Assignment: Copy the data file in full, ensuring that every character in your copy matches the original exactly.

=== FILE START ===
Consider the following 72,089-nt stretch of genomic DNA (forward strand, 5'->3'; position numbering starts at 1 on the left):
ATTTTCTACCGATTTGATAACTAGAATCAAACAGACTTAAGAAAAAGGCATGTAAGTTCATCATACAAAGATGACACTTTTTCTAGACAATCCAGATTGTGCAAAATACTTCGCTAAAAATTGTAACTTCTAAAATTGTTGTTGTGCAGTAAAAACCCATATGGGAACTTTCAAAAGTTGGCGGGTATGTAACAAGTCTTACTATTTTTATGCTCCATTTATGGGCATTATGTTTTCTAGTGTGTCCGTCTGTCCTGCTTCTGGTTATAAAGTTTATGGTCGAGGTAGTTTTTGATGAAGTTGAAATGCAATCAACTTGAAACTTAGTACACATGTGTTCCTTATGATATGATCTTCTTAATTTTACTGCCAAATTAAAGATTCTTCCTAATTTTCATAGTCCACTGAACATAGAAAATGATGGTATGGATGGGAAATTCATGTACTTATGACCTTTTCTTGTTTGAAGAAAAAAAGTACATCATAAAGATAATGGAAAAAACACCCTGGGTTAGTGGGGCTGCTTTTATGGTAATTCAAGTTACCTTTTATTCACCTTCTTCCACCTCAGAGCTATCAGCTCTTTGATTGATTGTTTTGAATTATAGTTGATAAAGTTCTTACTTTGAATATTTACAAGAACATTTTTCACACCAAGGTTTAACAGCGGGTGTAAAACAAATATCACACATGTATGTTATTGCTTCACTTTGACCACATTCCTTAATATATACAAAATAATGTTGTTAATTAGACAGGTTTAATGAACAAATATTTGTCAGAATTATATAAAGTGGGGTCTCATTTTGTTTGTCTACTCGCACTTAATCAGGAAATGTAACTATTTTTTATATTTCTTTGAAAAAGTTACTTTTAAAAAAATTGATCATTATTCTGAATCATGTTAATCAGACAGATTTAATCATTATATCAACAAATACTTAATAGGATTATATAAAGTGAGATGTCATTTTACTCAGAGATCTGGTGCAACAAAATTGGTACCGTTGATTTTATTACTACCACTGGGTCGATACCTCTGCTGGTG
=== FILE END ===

Consider the following 72,089-nt stretch of genomic DNA (forward strand, 5'->3'; position numbering starts at 1 on the left):
ATTTTCTACCGATTTGATAACTAGAATCAAACAGACTTAAGAAAAAGGCATGTAAGTTCATCATACAAAGATGACACTTTTTCTAGACAATCCAGATTGTGCAAAATACTTCGCTAAAAATTGTAACTTCTAAAATTGTTGTTGTGCAGTAAAAACCCATATGGGAACTTTCAAAAGTTGGCGGGTATGTAACAAGTCTTACTATTTTTATGCTCCATTTATGGGCATTATGTTTTCTAGTGTGTCCGTCTGTCCTGCTTCTGGTTATAAAGTTTATGGTCGAGGTAGTTTTTGATGAAGTTGAAATGCAATCAACTTGAAACTTAGTACACATGTGTTCCTTATGATATGATCTTCTTAATTTTACTGCCAAATTAAAGATTCTTCCTAATTTTCATAGTCCACTGAACATAGAAAATGATGGTATGGATGGGAAATTCATGTACTTATGACCTTTTCTTGTTTGAAGAAAAAAAGTACATCATAAAGATAATGGAAAAAACACCCTGGGTTAGTGGGGCTGCTTTTATGGTAATTCAAGTTACCTTTTATTCACCTTCTTCCACCTCAGAGCTATCAGCTCTTTGATTGATTGTTTTGAATTATAGTTGATAAAGTTCTTACTTTGAATATTTACAAGAACATTTTTCACACCAAGGTTTAACAGCGGGTGTAAAACAAATATCACACATGTATGTTATTGCTTCACTTTGACCACATTCCTTAATATATACAAAATAATGTTGTTAATTAGACAGGTTTAATGAACAAATATTTGTCAGAATTATATAAAGTGGGGTCTCATTTTGTTTGTCTACTCGCACTTAATCAGGAAATGTAACTATTTTTTATATTTCTTTGAAAAAGTTACTTTTAAAAAAATTGATCATTATTCTGAATCATGTTAATCAGACAGATTTAATCATTATATCAACAAATACTTAATAGGATTATATAAAGTGAGATGTCATTTTACTCAGAGATCTGGTGCAACAAAATTGGTACCGTTGATTTTATTACTACCACTGGGTCGATACCTCTGCTGGTG